Another method describes stimulating a drilled and cemented well where calculating of the stimulation treatment includes variations of one or more parameters of reservoir properties along the zone of the formation to be stimulated.
The stimulation fluid may comprise friction reducers.
The desired, and possibly even, distribution may further be ensured by performing the perforations 11 with distribution in clusters.
The perforations 11 may be performed with distribution in clusters, the clusters having the same mutual distance.
The perforations 11 may be perforations with distribution in clusters, the clusters having different mutual distance.
Each cluster may be of a different perforation density.
Each cluster may be of an equal perforation density.
After stimulating the well, the well may be used to produce oil or to inject water or other hydrocarbon displacement fluids into the formation 1 or the surroundings of a formation 1 to force oil towards other oil producing areas or wells.
The methods provided above may be useful in stimulating a well for the production of hydrocarbons. These methods may also inject water or other hydrocarbon displacement fluids into a formation. The stimulation may use a stimulation fluid, such as an acid or an aggressive or corrosive liquid. The stimulation fluid may be introduced through a cemented and perforated tubular to dissolve material. The stimulation may obtain an even or designed distribution of the stimulation fluid through the cemented and perforated tubular.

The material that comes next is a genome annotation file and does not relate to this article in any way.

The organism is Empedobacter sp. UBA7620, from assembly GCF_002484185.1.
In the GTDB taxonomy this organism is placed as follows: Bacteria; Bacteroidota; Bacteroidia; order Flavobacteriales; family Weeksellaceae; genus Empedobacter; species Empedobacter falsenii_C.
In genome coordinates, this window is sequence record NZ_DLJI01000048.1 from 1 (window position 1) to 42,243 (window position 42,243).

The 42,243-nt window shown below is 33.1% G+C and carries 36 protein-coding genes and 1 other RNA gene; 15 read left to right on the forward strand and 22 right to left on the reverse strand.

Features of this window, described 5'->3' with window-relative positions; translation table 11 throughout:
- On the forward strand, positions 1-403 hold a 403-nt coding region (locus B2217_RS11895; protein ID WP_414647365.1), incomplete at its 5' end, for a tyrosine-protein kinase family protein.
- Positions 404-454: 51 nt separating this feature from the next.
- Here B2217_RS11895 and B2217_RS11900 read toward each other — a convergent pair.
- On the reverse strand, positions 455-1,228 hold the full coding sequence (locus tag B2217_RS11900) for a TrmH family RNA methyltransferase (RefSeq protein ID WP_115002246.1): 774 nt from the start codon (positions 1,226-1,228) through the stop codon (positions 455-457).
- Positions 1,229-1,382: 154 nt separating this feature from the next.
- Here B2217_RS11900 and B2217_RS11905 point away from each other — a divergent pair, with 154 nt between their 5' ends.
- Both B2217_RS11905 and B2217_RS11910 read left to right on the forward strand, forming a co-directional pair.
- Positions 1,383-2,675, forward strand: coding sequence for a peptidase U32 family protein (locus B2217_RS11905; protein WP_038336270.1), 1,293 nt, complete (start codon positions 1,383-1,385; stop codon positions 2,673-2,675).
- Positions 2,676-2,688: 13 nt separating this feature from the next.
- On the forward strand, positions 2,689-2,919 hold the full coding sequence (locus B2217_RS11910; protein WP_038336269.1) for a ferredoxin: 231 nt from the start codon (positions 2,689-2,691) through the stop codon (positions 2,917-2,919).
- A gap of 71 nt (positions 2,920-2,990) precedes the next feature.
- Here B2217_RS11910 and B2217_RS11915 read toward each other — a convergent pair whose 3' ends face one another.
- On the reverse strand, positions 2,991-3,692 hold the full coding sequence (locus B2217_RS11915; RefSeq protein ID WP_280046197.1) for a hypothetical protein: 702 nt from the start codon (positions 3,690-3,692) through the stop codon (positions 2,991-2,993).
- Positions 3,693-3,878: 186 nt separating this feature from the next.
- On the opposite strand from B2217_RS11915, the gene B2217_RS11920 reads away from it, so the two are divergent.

While various embodiments of the invention have been described, it will be apparent to those of ordinary skill in the art that many more embodiments and implementations are possible within the scope of the invention. Accordingly, the invention is not to be restricted except in light of the attached claims and their equivalents.
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|U.S. Classification||166/307, 166/297, 166/250.01|
|International Classification||E21B43/16, E21B43/27, E21B43/119|
|Jan 12, 2009||AS||Assignment|
Owner name: MAERSK OLIE OG GAS A/S, DENMARK
Free format text: ASSIGNMENT OF ASSIGNORS INTEREST;ASSIGNOR:LUMBYE, PETER;REEL/FRAME:022089/0892
Effective date: 20090105
|Apr 21, 2015||FPAY||Fee payment|
Year of fee payment: 4